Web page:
I'd like to change your first sentence a bit! I'd like to change it to "the buses where I live don't run that often, sometimes once an hour!", which would be "Bussarna där jag bor går inte så ofta, ibland en gång i timmen!"


Engla

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Grace
Monday at 4:50 am
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Bussarna tar en lång tid att komma på kvällen var jag bor, ibland en gång i timmen ! Folk föredrar att köra bil istället. Bara studenter och äldre människor för det mesta tar bussen !

SwedishPod101.comVerified
Friday at 1:38 pm
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Hej Kvinna Skratta!


It is good the hear that you have public transportation that runs through the night in NY, it is always nice to know that you can get home whenever you feel like it.


As for your question, I am not really sure what you mean? The word "björn" translates to "bear". The word "birth" translates to "födelse" or "födsel". If you want to say "I was born in NY" you can simply just say "jag föddes i New York". Does that answer your question? If not, please explain a bit more and I will try to answer your question.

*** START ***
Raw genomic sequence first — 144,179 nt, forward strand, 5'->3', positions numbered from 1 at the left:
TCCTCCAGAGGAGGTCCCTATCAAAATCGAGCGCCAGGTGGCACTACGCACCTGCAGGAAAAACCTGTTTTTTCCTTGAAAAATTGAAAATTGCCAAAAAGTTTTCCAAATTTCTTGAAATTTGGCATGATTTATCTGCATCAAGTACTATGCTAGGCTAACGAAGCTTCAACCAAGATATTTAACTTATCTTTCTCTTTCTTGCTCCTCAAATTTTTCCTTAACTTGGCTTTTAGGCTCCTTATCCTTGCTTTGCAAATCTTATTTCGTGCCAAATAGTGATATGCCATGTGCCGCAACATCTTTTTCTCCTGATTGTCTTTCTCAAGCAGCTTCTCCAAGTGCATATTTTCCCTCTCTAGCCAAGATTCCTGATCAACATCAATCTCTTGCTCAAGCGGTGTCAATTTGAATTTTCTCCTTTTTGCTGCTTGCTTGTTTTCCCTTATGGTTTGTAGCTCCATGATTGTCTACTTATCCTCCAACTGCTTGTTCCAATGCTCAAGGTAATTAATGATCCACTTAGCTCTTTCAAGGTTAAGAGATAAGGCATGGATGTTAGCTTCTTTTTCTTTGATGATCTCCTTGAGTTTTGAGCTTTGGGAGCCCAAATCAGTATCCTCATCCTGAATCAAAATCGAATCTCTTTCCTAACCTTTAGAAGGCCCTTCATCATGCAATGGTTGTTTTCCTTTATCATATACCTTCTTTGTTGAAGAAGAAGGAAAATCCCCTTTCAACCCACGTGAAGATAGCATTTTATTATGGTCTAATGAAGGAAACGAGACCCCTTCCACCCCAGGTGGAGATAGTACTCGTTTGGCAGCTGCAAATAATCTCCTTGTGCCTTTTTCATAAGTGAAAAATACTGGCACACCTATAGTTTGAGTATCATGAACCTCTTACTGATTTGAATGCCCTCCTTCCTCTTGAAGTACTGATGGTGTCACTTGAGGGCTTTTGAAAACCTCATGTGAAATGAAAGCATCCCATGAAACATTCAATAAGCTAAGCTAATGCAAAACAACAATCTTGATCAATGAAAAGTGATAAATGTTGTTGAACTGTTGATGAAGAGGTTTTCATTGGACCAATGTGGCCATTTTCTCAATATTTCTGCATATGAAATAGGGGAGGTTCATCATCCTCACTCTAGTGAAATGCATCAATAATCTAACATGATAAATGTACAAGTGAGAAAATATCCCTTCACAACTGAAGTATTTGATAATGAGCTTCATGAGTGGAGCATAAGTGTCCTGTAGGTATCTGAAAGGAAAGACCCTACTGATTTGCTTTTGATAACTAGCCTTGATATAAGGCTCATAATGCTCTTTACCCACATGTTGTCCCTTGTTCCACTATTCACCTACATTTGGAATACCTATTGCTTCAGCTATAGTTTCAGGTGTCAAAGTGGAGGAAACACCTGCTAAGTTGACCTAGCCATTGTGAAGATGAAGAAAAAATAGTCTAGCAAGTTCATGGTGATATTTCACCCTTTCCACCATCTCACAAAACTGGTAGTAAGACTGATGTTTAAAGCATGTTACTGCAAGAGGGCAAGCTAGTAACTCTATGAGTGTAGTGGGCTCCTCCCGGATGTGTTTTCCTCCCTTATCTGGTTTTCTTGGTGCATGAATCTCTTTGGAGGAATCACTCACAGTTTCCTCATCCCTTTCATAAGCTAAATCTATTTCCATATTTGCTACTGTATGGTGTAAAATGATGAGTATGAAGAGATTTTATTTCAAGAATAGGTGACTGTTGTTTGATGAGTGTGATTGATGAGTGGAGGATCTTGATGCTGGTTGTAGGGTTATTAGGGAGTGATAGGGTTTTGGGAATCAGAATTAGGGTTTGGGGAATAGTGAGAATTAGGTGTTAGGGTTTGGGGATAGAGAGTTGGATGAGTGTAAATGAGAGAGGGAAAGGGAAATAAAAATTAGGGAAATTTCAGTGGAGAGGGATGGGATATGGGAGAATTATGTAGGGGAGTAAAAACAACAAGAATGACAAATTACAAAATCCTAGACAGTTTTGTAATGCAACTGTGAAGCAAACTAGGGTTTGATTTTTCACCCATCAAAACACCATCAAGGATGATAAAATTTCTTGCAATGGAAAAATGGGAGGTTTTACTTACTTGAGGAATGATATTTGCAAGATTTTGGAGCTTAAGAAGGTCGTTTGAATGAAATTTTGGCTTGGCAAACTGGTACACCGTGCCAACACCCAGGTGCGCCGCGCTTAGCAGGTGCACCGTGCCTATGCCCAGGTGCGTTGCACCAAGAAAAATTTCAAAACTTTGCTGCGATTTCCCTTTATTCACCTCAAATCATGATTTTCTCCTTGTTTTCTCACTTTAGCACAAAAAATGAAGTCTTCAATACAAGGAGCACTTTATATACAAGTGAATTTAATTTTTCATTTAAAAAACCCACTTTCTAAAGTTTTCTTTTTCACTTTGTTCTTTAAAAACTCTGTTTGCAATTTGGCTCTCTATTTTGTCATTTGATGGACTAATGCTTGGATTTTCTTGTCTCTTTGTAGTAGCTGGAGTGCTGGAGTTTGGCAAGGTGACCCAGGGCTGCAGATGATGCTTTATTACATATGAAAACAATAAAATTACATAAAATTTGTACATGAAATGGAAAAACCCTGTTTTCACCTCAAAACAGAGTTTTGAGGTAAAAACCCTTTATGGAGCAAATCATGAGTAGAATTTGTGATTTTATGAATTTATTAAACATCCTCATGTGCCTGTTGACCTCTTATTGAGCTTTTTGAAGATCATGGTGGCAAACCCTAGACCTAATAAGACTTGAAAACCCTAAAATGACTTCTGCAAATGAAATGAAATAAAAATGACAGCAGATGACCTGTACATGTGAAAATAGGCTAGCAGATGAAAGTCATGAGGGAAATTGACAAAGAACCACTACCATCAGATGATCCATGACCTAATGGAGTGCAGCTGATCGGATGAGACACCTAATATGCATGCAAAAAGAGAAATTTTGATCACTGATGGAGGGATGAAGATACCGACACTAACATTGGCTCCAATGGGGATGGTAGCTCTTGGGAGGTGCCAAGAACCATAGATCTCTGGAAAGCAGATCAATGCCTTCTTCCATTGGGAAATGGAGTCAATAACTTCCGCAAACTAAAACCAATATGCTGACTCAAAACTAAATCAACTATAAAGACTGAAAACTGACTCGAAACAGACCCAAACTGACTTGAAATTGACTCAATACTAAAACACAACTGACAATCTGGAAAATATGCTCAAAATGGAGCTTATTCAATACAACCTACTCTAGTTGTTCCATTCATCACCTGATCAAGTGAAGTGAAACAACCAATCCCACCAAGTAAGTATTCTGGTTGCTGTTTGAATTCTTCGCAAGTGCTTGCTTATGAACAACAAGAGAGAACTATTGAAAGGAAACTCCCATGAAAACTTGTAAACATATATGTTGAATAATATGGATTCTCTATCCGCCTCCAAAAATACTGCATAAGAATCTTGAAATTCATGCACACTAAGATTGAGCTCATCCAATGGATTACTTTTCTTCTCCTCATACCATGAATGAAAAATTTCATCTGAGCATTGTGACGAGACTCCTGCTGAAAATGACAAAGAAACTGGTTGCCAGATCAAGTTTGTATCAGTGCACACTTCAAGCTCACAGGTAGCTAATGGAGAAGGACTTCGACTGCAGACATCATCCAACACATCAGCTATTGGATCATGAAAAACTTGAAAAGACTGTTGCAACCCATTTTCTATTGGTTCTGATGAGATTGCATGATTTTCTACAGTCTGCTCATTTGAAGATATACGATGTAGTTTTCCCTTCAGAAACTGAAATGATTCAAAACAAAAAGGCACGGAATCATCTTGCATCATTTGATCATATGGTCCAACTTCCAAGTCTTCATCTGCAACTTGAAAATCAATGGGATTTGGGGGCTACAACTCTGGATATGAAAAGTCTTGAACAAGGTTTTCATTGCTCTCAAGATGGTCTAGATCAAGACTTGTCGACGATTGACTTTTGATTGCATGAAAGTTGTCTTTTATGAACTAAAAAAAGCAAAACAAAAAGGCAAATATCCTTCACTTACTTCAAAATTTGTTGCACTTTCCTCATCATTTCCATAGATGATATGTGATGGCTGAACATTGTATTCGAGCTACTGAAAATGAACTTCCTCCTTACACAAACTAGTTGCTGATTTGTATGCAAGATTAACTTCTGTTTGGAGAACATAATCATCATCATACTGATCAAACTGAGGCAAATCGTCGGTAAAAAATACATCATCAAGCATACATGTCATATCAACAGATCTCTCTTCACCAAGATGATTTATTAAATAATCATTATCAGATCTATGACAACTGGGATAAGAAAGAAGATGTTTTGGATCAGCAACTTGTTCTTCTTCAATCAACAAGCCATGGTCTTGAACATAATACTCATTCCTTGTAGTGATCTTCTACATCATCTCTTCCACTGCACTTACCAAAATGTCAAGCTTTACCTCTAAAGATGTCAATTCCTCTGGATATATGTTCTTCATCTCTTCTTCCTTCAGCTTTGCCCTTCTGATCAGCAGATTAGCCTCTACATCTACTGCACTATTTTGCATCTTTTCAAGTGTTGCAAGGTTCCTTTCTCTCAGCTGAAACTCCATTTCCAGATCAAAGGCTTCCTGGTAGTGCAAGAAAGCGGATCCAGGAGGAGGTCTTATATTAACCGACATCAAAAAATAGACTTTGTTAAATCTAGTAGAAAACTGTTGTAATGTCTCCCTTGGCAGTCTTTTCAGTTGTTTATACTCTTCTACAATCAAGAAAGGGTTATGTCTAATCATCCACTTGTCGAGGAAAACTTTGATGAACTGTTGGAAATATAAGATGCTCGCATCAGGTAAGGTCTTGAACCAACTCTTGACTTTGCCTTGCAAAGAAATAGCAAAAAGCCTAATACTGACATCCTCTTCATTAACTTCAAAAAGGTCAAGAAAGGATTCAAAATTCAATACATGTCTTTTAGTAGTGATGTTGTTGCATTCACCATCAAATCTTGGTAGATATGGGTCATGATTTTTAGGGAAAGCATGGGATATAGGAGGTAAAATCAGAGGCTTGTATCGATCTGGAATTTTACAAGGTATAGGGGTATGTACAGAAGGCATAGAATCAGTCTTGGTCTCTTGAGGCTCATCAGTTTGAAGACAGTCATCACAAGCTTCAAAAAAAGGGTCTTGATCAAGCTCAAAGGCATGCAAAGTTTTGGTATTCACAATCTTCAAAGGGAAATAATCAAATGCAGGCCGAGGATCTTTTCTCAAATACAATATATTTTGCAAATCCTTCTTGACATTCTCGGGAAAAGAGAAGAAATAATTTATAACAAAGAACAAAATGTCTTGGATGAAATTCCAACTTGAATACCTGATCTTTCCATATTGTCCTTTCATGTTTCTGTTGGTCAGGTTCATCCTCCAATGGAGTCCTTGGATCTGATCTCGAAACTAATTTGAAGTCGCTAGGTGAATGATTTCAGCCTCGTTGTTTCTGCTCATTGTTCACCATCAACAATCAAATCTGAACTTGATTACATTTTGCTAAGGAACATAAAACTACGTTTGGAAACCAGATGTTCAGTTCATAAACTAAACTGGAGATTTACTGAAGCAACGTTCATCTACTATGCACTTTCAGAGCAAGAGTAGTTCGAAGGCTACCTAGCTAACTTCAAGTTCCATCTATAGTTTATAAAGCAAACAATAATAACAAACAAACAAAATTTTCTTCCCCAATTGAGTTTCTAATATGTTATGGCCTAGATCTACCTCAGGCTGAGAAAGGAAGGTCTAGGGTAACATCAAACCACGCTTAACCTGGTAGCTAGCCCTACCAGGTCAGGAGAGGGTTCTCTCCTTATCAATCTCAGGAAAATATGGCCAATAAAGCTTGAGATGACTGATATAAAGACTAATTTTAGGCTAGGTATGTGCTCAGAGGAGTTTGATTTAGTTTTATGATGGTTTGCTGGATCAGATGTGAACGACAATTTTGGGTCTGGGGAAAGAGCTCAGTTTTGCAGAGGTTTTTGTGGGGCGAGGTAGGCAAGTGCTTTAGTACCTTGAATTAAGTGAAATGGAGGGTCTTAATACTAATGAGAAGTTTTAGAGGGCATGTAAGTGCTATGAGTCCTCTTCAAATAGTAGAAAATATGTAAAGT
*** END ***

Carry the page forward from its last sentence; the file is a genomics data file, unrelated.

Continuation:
Cheers,

Satsuki Team SwedishPod101.com

Kvinnan Skratta
Sunday at 1:50 pm
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Det finns i NYC.,


min fodelseplats.


nar björn eller min födelseplats?


why isn't it where (I was) born, bjorn and not "birthplace"?

varför? inte björn for "born" i engelska? Not a cognate?


-kvinnan skratta

SwedishPod101.comVerified
Wednesday at 2:02 pm
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Great Gaby!


Feel free to practice what you learned here in the comment section of our lessons!

If you have any questions, you can always ask for help!


Stefania/SwedishPod101.com

Gaby
Wednesday at 1:01 pm
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:lol: great !! learned many words today!!


Tack sa mycket!:smile: